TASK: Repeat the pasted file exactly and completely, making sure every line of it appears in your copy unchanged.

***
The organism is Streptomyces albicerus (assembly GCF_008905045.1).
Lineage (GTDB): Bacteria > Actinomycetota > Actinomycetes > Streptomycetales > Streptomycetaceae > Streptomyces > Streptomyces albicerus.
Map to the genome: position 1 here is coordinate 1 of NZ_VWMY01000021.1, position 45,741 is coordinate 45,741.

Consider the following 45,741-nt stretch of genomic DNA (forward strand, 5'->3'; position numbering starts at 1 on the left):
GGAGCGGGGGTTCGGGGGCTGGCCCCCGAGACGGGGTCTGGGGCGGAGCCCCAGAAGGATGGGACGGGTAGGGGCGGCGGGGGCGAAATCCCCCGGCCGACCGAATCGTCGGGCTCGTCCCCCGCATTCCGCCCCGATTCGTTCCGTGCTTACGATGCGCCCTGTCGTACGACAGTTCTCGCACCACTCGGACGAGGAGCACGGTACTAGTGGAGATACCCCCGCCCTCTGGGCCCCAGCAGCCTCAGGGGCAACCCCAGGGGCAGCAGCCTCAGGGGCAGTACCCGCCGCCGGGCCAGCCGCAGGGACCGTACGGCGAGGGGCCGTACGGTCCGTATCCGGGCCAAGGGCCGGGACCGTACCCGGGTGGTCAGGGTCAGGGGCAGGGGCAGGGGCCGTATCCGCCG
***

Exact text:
The organism is Streptomyces albicerus (assembly GCF_008905045.1).
Lineage (GTDB): Bacteria > Actinomycetota > Actinomycetes > Streptomycetales > Streptomycetaceae > Streptomyces > Streptomyces albicerus.
Map to the genome: position 1 here is coordinate 1 of NZ_VWMY01000021.1, position 45,741 is coordinate 45,741.

Consider the following 45,741-nt stretch of genomic DNA (forward strand, 5'->3'; position numbering starts at 1 on the left):
GGAGCGGGGGTTCGGGGGCTGGCCCCCGAGACGGGGTCTGGGGCGGAGCCCCAGAAGGATGGGACGGGTAGGGGCGGCGGGGGCGAAATCCCCCGGCCGACCGAATCGTCGGGCTCGTCCCCCGCATTCCGCCCCGATTCGTTCCGTGCTTACGATGCGCCCTGTCGTACGACAGTTCTCGCACCACTCGGACGAGGAGCACGGTACTAGTGGAGATACCCCCGCCCTCTGGGCCCCAGCAGCCTCAGGGGCAACCCCAGGGGCAGCAGCCTCAGGGGCAGTACCCGCCGCCGGGCCAGCCGCAGGGACCGTACGGCGAGGGGCCGTACGGTCCGTATCCGGGCCAAGGGCCGGGACCGTACCCGGGTGGTCAGGGTCAGGGGCAGGGGCAGGGGCCGTATCCGCCG